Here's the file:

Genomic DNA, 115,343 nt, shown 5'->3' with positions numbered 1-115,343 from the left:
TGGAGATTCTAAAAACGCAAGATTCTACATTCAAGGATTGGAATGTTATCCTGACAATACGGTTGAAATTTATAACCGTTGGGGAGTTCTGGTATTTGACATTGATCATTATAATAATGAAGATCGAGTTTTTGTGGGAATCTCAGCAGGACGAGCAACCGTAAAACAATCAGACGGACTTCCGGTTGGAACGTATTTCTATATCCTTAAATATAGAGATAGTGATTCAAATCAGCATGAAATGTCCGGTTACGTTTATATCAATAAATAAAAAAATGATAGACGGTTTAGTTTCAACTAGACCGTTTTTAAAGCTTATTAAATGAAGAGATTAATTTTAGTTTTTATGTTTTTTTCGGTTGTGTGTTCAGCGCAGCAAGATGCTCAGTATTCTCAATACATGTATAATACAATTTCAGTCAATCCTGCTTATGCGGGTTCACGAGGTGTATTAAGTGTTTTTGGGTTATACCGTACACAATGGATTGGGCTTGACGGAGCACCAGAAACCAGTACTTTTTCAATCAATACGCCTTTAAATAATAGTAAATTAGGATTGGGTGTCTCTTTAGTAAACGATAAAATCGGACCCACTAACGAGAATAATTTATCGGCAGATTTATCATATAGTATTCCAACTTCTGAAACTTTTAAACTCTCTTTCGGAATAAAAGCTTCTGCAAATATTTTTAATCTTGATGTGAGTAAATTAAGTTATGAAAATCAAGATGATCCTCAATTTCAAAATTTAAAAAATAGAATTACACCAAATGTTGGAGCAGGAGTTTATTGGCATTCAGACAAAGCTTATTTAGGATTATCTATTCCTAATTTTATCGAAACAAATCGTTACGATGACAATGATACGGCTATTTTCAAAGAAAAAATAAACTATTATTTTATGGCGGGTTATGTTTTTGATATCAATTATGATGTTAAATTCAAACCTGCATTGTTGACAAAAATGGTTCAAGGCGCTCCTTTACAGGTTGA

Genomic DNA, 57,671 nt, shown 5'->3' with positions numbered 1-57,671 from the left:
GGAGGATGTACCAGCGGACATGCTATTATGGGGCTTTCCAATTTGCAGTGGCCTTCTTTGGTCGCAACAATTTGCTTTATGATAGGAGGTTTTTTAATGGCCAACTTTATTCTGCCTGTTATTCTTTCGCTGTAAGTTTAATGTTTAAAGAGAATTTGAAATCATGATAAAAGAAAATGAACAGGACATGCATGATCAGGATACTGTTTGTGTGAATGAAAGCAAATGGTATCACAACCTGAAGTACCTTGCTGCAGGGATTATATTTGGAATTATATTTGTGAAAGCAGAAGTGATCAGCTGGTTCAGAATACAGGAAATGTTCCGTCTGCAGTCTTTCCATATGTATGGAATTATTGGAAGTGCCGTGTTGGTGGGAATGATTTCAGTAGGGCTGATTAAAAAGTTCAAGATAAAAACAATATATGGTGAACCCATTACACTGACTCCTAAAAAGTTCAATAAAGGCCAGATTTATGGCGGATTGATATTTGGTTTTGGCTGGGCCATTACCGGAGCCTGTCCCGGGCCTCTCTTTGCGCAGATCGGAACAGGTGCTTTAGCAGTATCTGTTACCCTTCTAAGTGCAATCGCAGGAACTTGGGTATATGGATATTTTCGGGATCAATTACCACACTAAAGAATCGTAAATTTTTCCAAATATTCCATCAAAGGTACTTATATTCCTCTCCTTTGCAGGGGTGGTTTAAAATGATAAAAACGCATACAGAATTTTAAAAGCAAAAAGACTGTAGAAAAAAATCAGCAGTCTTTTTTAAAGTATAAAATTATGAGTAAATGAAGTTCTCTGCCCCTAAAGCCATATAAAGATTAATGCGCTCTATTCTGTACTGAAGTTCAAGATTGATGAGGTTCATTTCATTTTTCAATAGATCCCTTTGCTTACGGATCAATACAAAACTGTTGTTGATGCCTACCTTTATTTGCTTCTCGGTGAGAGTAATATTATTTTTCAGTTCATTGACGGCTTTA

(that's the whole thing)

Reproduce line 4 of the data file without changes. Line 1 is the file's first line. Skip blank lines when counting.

GGAGGATGTACCAGCGGACATGCTATTATGGGGCTTTCCAATTTGCAGTGGCCTTCTTTGGTCGCAACAATTTGCTTTATGATAGGAGGTTTTTTAATGGCCAACTTTATTCTGCCTGTTATTCTTTCGCTGTAAGTTTAATGTTTAAAGAGAATTTGAAATCATGATAAAAGAAAATGAACAGGACATGCATGATCAGGATACTGTTTGTGTGAATGAAAGCAAATGGTATCACAACCTGAAGTACCTTGCTGCAGGGATTATATTTGGAATTATATTTGTGAAAGCAGAAGTGATCAGCTGGTTCAGAATACAGGAAATGTTCCGTCTGCAGTCTTTCCATATGTATGGAATTATTGGAAGTGCCGTGTTGGTGGGAATGATTTCAGTAGGGCTGATTAAAAAGTTCAAGATAAAAACAATATATGGTGAACCCATTACACTGACTCCTAAAAAGTTCAATAAAGGCCAGATTTATGGCGGATTGATATTTGGTTTTGGCTGGGCCATTACCGGAGCCTGTCCCGGGCCTCTCTTTGCGCAGATCGGAACAGGTGCTTTAGCAGTATCTGTTACCCTTCTAAGTGCAATCGCAGGAACTTGGGTATATGGATATTTTCGGGATCAATTACCACACTAAAGAATCGTAAATTTTTCCAAATATTCCATCAAAGGTACTTATATTCCTCTCCTTTGCAGGGGTGGTTTAAAATGATAAAAACGCATACAGAATTTTAAAAGCAAAAAGACTGTAGAAAAAAATCAGCAGTCTTTTTTAAAGTATAAAATTATGAGTAAATGAAGTTCTCTGCCCCTAAAGCCATATAAAGATTAATGCGCTCTATTCTGTACTGAAGTTCAAGATTGATGAGGTTCATTTCATTTTTCAATAGATCCCTTTGCTTACGGATCAATACAAAACTGTTGTTGATGCCTACCTTTATTTGCTTCTCGGTGAGAGTAATATTATTTTTCAGTTCATTGACGGCTTTA